From The Walking Dead to The Wizard of Oz, from Billy Joel to Breaking Bad, no reference escapes Moe’s imaginative wit and keen sense of nostalgia. Read Captain James T. Kirk’s lost log entries and Yelp reviews of The Bates Motel and Cheers. Peruse top-secret British intelligence files revealing the fates of Agents 001–006, or Don Draper’s cocktail recipe cards. Learn all of Jay-Z’s 99 problems, as well as the complete rules of Fight Club, and then discover an all-points bulletin concerning Bon Jovi, wanted dead or alive – and much more.

Like a like a bonus track to a favorite CD or a deleted scene from a cult movie, Dear Luke, We Need to Talk Darth offer a fresh twist on the pop culture classics we thought we knew by heart. You already know part of their story. Now find out the rest.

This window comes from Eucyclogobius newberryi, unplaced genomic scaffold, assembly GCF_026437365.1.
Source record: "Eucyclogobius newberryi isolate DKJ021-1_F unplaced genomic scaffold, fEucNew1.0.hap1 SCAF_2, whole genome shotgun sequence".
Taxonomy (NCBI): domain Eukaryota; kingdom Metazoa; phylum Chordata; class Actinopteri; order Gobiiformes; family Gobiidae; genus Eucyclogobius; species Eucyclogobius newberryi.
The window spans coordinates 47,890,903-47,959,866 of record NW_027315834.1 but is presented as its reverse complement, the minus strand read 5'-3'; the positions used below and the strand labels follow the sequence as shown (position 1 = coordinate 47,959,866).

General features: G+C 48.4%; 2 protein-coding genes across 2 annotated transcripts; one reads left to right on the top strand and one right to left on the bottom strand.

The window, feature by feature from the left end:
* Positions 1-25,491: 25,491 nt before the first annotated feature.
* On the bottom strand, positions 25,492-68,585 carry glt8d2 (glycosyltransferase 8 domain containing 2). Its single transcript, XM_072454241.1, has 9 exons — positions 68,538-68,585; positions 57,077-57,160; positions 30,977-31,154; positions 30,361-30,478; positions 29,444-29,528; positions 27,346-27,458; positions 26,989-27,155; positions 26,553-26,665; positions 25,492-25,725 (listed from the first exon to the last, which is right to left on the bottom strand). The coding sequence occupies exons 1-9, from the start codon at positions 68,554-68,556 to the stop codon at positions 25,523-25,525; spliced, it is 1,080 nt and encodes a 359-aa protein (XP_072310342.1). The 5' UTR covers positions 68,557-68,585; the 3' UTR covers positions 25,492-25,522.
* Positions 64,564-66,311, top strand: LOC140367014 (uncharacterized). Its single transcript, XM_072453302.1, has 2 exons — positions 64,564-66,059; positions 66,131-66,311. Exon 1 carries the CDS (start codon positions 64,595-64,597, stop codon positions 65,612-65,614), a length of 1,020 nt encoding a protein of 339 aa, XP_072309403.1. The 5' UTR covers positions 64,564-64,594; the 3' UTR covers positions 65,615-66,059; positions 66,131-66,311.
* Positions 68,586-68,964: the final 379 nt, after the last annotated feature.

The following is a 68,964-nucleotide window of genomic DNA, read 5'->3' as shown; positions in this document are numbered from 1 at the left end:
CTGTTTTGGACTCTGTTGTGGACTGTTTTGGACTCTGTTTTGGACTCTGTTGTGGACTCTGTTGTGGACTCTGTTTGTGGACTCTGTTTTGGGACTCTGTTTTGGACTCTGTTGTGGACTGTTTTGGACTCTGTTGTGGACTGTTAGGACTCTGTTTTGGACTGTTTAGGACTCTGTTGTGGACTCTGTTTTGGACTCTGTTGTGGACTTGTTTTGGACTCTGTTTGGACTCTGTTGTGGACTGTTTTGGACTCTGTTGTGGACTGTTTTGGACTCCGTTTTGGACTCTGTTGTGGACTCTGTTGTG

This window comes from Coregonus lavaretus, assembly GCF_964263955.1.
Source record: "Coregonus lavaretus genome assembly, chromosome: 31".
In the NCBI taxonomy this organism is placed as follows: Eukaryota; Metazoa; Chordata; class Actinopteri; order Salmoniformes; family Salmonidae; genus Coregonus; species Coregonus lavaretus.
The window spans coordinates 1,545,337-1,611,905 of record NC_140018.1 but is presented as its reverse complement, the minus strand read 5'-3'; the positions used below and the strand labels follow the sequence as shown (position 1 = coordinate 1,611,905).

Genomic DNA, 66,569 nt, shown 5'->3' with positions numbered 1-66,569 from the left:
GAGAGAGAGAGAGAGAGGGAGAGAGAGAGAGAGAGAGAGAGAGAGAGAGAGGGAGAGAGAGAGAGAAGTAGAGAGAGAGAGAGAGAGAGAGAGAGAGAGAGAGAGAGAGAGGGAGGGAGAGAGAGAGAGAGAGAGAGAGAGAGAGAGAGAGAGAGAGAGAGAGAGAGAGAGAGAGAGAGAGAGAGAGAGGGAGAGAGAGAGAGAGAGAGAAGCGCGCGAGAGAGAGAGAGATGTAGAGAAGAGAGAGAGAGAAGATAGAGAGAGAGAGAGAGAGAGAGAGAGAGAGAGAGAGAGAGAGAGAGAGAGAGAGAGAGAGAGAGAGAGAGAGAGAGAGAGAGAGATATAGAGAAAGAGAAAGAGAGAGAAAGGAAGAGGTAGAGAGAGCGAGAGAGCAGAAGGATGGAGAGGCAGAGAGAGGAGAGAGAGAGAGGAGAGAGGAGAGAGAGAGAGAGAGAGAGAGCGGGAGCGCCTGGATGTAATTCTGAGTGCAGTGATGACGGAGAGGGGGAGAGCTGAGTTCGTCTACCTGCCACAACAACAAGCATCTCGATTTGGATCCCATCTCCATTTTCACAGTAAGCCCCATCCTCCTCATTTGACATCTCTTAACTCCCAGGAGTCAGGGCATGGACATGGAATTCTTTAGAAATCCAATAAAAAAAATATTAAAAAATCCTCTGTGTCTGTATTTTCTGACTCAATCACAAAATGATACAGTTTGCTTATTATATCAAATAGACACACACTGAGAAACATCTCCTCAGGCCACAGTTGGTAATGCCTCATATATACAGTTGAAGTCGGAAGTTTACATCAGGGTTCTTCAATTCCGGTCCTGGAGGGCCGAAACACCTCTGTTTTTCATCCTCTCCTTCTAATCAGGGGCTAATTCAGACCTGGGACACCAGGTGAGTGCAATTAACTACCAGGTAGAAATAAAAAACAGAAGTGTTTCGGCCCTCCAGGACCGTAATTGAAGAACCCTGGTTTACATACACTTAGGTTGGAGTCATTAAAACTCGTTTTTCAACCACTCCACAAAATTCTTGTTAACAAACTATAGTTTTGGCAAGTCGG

©2014 John Moe (P)2014 Random House Audio

Finally you will get to know what those 99 problems are, how to make great cocktails, family secrets, and how the Bates Motel is rated. The Bon Jovi wanted dead or alive has got to be one of the top 5 funniest bits of this book, if not the funniest. John Bon Jovi, has rocked over a million faces causing the police all points bulletin. Every time I read this or listen to it, which has been a few times already and more to come, I laugh so hard I cry.

Do yourself a favor pick up this book. Be entertained and make your life better.



Audiobook Review: “Doomed”
by Chuck Palahniuk
Read By Tai Sammons
Published by Blackstone Audio, Inc.
9 hours and 35 minutes